SA Assembly grows to 42 members

First Assembly meeting of the semester has record turnout

This semester, there are 42 members of the Student Association Assembly - 30 more than last semester.

"I'm shocked, in a good way," Assembly Speaker Steven Jackson said after the Assembly's first meeting of the semester on Wednesday. "I think a lot of it had to do with media and marketing, and SA really stepped up over the break and delivered some awesome posters, awesome flyers, definitely got the word out a lot better than I could've imagined."

There were 12 active members of Assembly at the end of the fall semester. Wednesday's meeting was buzzing with member participation. The diverse group of students, many new to Assembly, were raising their hands in response to Jackson's main question of the night: "What do you want to see done at UB?"

Members brought up broad topics that involve working with administration and students to bring change to campus, but focused their attention on these few: revisiting the UB Breathe Free policy, engaging international students in SA and informing the general student population about what SA does.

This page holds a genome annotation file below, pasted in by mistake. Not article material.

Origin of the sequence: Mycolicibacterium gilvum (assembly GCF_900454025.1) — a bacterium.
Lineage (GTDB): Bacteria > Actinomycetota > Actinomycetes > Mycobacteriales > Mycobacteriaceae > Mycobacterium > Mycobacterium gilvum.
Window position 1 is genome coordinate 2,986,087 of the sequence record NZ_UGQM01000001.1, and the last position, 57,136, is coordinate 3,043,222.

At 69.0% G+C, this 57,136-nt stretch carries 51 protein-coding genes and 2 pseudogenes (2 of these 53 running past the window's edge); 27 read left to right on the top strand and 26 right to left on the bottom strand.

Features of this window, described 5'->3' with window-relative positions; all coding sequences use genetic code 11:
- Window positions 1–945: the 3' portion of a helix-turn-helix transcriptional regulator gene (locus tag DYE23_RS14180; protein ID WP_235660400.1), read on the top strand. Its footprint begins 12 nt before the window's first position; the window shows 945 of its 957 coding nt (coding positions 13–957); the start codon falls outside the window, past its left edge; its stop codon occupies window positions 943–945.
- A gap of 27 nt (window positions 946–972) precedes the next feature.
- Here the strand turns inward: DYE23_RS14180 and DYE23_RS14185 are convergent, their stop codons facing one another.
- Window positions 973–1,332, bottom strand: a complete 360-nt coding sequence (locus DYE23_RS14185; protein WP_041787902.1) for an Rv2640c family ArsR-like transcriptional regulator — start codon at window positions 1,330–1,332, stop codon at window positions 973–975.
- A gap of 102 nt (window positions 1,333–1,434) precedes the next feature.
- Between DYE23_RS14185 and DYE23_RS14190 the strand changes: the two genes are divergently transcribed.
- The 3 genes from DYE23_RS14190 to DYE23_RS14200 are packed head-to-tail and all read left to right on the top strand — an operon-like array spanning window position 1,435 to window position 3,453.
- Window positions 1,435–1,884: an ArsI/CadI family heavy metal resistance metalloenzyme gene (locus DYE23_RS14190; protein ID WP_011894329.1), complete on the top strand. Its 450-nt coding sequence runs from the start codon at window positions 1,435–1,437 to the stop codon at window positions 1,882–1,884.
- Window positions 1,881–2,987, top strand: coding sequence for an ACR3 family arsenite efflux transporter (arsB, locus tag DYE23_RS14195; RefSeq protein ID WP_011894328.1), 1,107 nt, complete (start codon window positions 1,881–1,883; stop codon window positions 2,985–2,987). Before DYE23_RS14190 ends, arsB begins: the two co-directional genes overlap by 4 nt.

Jackson announced at the meeting he will not run for re-election after this semester and will leave the student government as a whole. The junior history and education major, who has been involved with student government since high school, is switching his major to computer science and wants to focus on his upcoming challenging curriculum.

Jackson has been a member of the Assembly since his freshman year. He said the group's biggest accomplishment in the past three years has been reducing student apathy.

The 42 students who attended on Wednesday night, many of whom were active participants, are what make him feel like he's leaving the Assembly having promoted change in the government body.

Jackson said the most important matter brought up on Wednesday that he believes must be tackled is UB Breathe Free - a campus policy that prohibits smoking indoors and outdoors that he believes is habitually unenforced.

"I'm not saying I disagree with it, and I'm not saying I agree with it," Jackson said. "It's one of those things that is great on paper, but there's really no way of implementing it. And so I think it's important to revisit the policy and see how we can tweak so it has the interests of students better in mind."

Jackson's main goal for his last semester as speaker is to see "independence for the Assembly."

"I'm hoping what comes out of this Assembly is people who are confident to go up to administrators and ask them questions, and I'm hoping the administration is going to be receptive of that," he said.

The group of 42 seemed passionate and optimistic to begin the semester as active Assembly members, but only time will tell if they will put their enthusiasm into action.

The next meeting will be on Feb. 27. Jackson plans to ask SA Treasurer Justin Neuwirt to attend and discuss safety on South Campus - a goal Neuwirt has been pursuing through community engagement and consulting administration during his tenure.